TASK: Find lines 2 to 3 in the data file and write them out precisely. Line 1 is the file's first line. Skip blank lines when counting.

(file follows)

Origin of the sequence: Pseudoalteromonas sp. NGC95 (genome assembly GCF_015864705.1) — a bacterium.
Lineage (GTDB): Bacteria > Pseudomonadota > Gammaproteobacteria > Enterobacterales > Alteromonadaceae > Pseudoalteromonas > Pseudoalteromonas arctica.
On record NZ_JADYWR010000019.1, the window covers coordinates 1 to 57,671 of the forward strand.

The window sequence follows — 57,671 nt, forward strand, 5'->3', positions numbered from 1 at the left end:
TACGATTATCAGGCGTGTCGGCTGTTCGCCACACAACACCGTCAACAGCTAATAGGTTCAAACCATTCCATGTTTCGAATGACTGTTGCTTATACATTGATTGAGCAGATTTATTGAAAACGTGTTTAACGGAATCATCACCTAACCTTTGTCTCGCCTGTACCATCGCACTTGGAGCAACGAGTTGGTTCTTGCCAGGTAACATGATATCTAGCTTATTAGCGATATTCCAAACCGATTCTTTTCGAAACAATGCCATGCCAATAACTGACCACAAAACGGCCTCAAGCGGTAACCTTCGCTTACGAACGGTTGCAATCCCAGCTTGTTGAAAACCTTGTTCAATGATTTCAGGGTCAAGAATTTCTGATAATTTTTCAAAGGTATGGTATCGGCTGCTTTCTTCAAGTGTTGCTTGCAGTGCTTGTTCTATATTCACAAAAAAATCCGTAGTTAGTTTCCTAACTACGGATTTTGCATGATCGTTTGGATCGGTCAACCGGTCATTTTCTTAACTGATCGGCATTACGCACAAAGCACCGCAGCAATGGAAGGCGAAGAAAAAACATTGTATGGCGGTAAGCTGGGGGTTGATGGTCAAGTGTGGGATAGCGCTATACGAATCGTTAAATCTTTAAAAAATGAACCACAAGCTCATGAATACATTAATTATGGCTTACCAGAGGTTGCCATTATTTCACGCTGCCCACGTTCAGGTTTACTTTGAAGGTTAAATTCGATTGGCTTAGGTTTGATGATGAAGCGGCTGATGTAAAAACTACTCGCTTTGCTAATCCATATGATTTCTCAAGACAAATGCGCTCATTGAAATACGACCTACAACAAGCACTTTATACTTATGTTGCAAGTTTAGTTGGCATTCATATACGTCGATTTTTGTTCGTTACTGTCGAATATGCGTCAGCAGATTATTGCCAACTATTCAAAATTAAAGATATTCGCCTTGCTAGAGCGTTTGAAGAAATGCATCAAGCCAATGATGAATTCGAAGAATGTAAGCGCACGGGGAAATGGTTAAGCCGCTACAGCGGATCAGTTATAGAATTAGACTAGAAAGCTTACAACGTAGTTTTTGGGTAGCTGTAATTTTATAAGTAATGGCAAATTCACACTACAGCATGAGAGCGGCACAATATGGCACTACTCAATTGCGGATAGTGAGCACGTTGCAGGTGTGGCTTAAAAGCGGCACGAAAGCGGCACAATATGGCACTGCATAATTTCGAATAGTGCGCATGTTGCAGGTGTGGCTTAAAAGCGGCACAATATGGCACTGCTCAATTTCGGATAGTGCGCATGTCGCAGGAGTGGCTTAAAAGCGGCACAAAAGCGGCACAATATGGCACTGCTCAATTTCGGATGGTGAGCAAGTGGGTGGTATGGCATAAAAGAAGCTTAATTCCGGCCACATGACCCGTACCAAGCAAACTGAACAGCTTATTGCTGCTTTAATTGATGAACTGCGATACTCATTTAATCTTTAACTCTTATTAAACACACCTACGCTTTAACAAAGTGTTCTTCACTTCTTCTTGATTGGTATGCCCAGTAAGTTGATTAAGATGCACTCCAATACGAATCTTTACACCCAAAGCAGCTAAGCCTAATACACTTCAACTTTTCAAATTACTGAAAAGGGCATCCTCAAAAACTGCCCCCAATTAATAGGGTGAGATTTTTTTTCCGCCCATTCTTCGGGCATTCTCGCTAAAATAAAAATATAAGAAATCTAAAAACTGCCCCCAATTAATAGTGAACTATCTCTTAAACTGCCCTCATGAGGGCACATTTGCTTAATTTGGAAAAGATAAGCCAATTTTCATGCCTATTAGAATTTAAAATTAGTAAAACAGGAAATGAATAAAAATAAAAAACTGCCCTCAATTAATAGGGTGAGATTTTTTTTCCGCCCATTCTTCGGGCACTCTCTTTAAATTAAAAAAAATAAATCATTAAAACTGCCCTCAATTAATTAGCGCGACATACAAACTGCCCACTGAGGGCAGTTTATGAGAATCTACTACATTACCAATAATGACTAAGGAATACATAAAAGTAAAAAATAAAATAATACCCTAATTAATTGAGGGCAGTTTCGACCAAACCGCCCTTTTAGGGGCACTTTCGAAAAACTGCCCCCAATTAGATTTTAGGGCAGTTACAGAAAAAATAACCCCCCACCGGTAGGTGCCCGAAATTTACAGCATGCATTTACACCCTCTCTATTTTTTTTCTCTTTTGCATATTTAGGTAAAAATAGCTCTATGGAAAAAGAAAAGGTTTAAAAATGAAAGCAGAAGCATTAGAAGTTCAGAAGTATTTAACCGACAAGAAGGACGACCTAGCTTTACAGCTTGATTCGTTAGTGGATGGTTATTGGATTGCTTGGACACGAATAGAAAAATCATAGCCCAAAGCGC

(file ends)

Lineage (GTDB): Bacteria > Pseudomonadota > Gammaproteobacteria > Enterobacterales > Alteromonadaceae > Pseudoalteromonas > Pseudoalteromonas arctica.
On record NZ_JADYWR010000019.1, the window covers coordinates 1 to 57,671 of the forward strand.